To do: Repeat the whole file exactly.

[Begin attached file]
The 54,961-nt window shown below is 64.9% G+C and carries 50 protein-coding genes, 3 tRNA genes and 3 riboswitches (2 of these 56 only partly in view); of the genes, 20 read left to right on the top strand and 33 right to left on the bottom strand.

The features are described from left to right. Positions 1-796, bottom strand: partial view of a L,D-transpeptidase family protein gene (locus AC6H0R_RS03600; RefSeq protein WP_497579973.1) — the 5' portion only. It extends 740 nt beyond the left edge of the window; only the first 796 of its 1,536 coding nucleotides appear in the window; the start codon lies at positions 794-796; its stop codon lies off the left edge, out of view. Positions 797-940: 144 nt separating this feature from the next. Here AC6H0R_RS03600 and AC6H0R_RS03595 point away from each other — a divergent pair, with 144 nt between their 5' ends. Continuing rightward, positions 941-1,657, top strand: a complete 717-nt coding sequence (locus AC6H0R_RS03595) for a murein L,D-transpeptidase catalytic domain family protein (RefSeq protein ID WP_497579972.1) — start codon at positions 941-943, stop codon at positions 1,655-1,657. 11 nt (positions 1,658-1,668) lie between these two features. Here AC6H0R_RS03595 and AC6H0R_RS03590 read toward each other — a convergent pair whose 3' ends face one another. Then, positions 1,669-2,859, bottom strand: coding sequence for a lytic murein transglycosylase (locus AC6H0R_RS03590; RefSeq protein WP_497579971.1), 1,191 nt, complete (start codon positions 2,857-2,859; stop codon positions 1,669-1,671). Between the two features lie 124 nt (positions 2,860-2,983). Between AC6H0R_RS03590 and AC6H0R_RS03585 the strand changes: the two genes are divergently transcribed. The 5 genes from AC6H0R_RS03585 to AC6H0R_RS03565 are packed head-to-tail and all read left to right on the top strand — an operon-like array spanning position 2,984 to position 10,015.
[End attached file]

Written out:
The 54,961-nt window shown below is 64.9% G+C and carries 50 protein-coding genes, 3 tRNA genes and 3 riboswitches (2 of these 56 only partly in view); of the genes, 20 read left to right on the top strand and 33 right to left on the bottom strand.

The features are described from left to right. Positions 1-796, bottom strand: partial view of a L,D-transpeptidase family protein gene (locus AC6H0R_RS03600; RefSeq protein WP_497579973.1) — the 5' portion only. It extends 740 nt beyond the left edge of the window; only the first 796 of its 1,536 coding nucleotides appear in the window; the start codon lies at positions 794-796; its stop codon lies off the left edge, out of view. Positions 797-940: 144 nt separating this feature from the next. Here AC6H0R_RS03600 and AC6H0R_RS03595 point away from each other — a divergent pair, with 144 nt between their 5' ends. Continuing rightward, positions 941-1,657, top strand: a complete 717-nt coding sequence (locus AC6H0R_RS03595) for a murein L,D-transpeptidase catalytic domain family protein (RefSeq protein ID WP_497579972.1) — start codon at positions 941-943, stop codon at positions 1,655-1,657. 11 nt (positions 1,658-1,668) lie between these two features. Here AC6H0R_RS03595 and AC6H0R_RS03590 read toward each other — a convergent pair whose 3' ends face one another. Then, positions 1,669-2,859, bottom strand: coding sequence for a lytic murein transglycosylase (locus AC6H0R_RS03590; RefSeq protein WP_497579971.1), 1,191 nt, complete (start codon positions 2,857-2,859; stop codon positions 1,669-1,671). Between the two features lie 124 nt (positions 2,860-2,983). Between AC6H0R_RS03590 and AC6H0R_RS03585 the strand changes: the two genes are divergently transcribed. The 5 genes from AC6H0R_RS03585 to AC6H0R_RS03565 are packed head-to-tail and all read left to right on the top strand — an operon-like array spanning position 2,984 to position 10,015.